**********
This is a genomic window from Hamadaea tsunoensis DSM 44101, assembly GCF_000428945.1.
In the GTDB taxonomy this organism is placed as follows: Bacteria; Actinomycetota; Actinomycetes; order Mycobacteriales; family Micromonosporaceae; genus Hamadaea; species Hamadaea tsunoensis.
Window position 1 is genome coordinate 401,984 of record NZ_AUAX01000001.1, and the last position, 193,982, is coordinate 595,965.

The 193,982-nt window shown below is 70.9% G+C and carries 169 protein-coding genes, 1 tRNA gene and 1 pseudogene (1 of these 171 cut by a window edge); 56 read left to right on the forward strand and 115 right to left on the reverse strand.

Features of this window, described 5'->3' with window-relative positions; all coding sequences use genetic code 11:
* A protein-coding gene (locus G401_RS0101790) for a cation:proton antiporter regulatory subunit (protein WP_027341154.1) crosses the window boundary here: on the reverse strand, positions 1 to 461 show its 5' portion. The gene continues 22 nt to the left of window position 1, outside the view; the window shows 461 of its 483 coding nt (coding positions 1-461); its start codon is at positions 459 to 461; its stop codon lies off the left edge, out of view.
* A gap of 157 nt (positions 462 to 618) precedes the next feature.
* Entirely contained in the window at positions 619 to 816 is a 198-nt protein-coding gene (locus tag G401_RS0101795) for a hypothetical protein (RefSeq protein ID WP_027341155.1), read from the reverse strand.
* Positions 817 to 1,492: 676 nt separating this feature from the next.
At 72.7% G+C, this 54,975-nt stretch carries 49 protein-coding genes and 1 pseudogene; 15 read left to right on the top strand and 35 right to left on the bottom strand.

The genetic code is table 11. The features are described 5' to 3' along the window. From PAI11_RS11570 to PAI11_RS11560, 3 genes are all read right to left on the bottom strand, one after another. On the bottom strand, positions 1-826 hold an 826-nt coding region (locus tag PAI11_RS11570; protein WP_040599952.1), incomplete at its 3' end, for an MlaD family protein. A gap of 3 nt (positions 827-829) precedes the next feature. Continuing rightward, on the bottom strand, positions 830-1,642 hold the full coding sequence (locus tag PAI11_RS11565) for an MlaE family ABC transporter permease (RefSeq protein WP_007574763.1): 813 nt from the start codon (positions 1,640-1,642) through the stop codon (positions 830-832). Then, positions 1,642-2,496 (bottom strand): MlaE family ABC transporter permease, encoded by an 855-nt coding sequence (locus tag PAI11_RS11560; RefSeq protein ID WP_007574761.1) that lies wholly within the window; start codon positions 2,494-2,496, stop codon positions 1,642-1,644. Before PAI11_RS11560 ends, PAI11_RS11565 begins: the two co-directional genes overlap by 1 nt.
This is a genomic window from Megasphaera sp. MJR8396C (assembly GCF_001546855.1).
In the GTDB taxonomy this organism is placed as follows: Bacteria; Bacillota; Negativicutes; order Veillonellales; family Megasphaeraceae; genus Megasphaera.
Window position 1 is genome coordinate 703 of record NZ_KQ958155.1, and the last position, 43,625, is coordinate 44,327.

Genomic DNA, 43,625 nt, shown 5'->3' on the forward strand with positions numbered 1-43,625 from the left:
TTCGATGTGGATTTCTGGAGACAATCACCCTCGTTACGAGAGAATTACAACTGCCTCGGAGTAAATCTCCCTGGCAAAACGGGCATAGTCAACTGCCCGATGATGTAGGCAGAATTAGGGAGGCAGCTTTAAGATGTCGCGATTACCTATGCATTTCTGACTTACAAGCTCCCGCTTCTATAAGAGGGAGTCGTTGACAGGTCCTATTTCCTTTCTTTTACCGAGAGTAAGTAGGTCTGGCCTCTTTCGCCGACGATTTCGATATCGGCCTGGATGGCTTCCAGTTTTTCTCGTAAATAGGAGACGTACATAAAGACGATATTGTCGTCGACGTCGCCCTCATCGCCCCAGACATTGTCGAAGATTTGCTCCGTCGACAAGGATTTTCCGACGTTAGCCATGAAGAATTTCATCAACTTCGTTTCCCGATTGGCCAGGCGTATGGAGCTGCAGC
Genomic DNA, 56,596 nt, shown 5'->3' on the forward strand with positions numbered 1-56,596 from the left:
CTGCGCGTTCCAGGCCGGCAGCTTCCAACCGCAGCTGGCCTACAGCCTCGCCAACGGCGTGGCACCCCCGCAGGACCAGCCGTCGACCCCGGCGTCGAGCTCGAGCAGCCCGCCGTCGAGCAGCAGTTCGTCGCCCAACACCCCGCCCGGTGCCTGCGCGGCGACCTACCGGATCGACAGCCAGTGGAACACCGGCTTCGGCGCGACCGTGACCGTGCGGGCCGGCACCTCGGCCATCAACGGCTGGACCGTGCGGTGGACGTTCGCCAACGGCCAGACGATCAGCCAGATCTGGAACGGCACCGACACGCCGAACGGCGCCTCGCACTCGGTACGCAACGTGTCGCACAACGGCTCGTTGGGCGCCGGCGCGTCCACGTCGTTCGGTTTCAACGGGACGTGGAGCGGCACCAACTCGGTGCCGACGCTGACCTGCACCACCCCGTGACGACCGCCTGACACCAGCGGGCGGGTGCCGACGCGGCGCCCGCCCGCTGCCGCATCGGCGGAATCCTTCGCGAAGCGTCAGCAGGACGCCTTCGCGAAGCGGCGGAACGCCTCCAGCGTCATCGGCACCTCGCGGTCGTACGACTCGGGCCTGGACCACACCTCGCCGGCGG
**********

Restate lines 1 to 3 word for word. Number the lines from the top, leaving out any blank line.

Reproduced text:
This is a genomic window from Hamadaea tsunoensis DSM 44101, assembly GCF_000428945.1.
In the GTDB taxonomy this organism is placed as follows: Bacteria; Actinomycetota; Actinomycetes; order Mycobacteriales; family Micromonosporaceae; genus Hamadaea; species Hamadaea tsunoensis.
Window position 1 is genome coordinate 401,984 of record NZ_AUAX01000001.1, and the last position, 193,982, is coordinate 595,965.